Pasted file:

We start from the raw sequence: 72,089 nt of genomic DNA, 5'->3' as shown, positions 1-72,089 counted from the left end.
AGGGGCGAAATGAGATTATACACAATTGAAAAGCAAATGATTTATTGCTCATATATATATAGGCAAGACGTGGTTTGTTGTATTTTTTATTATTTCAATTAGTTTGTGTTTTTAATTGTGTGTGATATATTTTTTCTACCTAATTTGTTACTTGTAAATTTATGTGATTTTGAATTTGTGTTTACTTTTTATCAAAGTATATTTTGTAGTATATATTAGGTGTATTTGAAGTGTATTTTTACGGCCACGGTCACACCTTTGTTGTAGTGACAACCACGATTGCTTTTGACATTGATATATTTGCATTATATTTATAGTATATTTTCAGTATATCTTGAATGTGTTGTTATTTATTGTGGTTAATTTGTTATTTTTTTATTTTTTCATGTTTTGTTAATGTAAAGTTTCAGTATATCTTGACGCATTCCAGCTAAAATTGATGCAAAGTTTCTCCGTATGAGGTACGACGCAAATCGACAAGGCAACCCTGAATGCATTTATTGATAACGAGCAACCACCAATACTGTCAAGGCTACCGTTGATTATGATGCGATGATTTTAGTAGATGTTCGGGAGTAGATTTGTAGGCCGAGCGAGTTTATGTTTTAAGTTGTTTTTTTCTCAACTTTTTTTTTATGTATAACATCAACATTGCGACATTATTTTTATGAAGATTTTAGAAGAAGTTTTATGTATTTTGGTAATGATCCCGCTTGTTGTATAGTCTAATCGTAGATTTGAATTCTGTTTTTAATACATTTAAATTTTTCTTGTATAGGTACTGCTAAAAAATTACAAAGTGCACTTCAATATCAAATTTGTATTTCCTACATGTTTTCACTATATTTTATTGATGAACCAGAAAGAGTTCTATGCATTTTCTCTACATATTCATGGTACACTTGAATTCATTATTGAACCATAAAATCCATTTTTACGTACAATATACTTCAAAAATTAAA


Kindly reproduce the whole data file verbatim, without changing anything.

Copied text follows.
We start from the raw sequence: 72,089 nt of genomic DNA, 5'->3' as shown, positions 1-72,089 counted from the left end.
AGGGGCGAAATGAGATTATACACAATTGAAAAGCAAATGATTTATTGCTCATATATATATAGGCAAGACGTGGTTTGTTGTATTTTTTATTATTTCAATTAGTTTGTGTTTTTAATTGTGTGTGATATATTTTTTCTACCTAATTTGTTACTTGTAAATTTATGTGATTTTGAATTTGTGTTTACTTTTTATCAAAGTATATTTTGTAGTATATATTAGGTGTATTTGAAGTGTATTTTTACGGCCACGGTCACACCTTTGTTGTAGTGACAACCACGATTGCTTTTGACATTGATATATTTGCATTATATTTATAGTATATTTTCAGTATATCTTGAATGTGTTGTTATTTATTGTGGTTAATTTGTTATTTTTTTATTTTTTCATGTTTTGTTAATGTAAAGTTTCAGTATATCTTGACGCATTCCAGCTAAAATTGATGCAAAGTTTCTCCGTATGAGGTACGACGCAAATCGACAAGGCAACCCTGAATGCATTTATTGATAACGAGCAACCACCAATACTGTCAAGGCTACCGTTGATTATGATGCGATGATTTTAGTAGATGTTCGGGAGTAGATTTGTAGGCCGAGCGAGTTTATGTTTTAAGTTGTTTTTTTCTCAACTTTTTTTTTATGTATAACATCAACATTGCGACATTATTTTTATGAAGATTTTAGAAGAAGTTTTATGTATTTTGGTAATGATCCCGCTTGTTGTATAGTCTAATCGTAGATTTGAATTCTGTTTTTAATACATTTAAATTTTTCTTGTATAGGTACTGCTAAAAAATTACAAAGTGCACTTCAATATCAAATTTGTATTTCCTACATGTTTTCACTATATTTTATTGATGAACCAGAAAGAGTTCTATGCATTTTCTCTACATATTCATGGTACACTTGAATTCATTATTGAACCATAAAATCCATTTTTACGTACAATATACTTCAAAAATTAAA